Duncan Glendinning, founder of Bath’s Thoughtful Bakery, explains how man really can live on bread alone.
Duncan Glendinning’s path to opening an artisanal bakery was hardly a conventional one. His story is one of a bizarre twist of fate, in which a freelance web developer discovered a penchant for baking while working on an eco-tourism project in Fiji. It was during a stint as a sustainability manager on this most tropical of paradises that Duncan honed his sourdough skills and dared to dream of setting up a business that would combine his two passions: sustainability and slow food. Upon his return to the West Country, Thoughtful Bakery was born.
Since opening its doors over one decade ago, the Thoughtful Bakery has risen to become Bath’s leading eco-artisan bakery. Home to real bread and all manner of indulgent treats, visitors can knead their own dough downstairs in the bakery school or receive tips on how to properly nurture a sourdough starter from the passionate in-house team. There’s no typical day at this city center bakery. One morning, you might find rustic garlic loaves for sale, created using foraged wild garlic from nearby woodlands. The next, you might be tucking into one of their signature purple wraps; made by blending vibrant beetroot juice into the dough, before being stuffed with hummus, roasted root veg, feta cheese and mixed leaves.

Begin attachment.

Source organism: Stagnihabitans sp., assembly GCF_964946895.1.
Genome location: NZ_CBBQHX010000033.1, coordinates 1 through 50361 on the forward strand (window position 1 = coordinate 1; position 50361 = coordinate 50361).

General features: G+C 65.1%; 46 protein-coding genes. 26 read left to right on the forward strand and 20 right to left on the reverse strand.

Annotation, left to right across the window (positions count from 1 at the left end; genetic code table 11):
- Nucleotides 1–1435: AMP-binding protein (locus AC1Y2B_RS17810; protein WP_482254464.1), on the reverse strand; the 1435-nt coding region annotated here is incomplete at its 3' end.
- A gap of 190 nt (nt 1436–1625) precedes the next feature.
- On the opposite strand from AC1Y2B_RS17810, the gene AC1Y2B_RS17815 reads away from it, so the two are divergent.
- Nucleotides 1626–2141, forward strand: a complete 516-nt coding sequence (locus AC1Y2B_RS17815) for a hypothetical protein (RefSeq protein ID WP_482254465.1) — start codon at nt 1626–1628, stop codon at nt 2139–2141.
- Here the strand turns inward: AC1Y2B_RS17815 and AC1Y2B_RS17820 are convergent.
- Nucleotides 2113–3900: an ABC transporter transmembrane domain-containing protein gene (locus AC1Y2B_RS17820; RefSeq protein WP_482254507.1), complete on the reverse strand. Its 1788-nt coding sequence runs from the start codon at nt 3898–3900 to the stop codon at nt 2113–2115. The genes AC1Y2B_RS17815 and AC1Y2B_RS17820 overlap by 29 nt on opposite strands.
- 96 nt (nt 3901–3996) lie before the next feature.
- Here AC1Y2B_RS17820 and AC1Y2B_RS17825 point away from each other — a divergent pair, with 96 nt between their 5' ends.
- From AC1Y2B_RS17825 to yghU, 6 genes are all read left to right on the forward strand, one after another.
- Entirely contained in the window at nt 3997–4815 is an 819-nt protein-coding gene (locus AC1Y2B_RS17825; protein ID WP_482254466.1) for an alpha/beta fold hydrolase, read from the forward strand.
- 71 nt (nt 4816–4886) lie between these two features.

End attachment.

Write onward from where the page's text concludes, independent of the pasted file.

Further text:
“Sustainability and ethics are key to everything that we do at The Thoughtful Bakery,” says Duncan. “We vary our offerings throughout the year to stay in tune with the seasons. We pickle, we ferment, and we do everything we can to squirrel away some of that produce for the more inclement months of the year.”
A childhood spent holidaying in France helped inform Duncan’s view of real bread. “My mother is French and I remember collecting our daily bread from the boulangerie. She would specifically ask for it bien croustillant (nice and crispy) because she liked the heavy crust on a freshly baked baguette. I always found it strange that in France we would buy bread at least once a day, whereas in England it was a weekly event. At Thoughtful Bakery people often ask ‘how long does your bread keep for?’ But in the ideal world that shouldn’t be why we choose a bread or not. Really, we should ask ‘how does it taste’? ‘What are the merits of this bread over another?’’
Duncan says that the key to a quality loaf is all about the fermentation. Like a fine wine, a whiskey or a cheese, the longer you leave your sourdough to ferment, the better the results. “Everyday we get people coming into the bakery saying they’re gluten or wheat intolerant. Often, they’ve not actually been diagnosed. They’ve just eaten everyday convenience bread, got bloated and assumed it’s the wheat or gluten that’s responsible. I initially send these people away with our sourdough and then slowly work them back to our more conventional breads that are still properly fermented. I genuinely have had people come back in and say ‘you’ve given me my life back’’.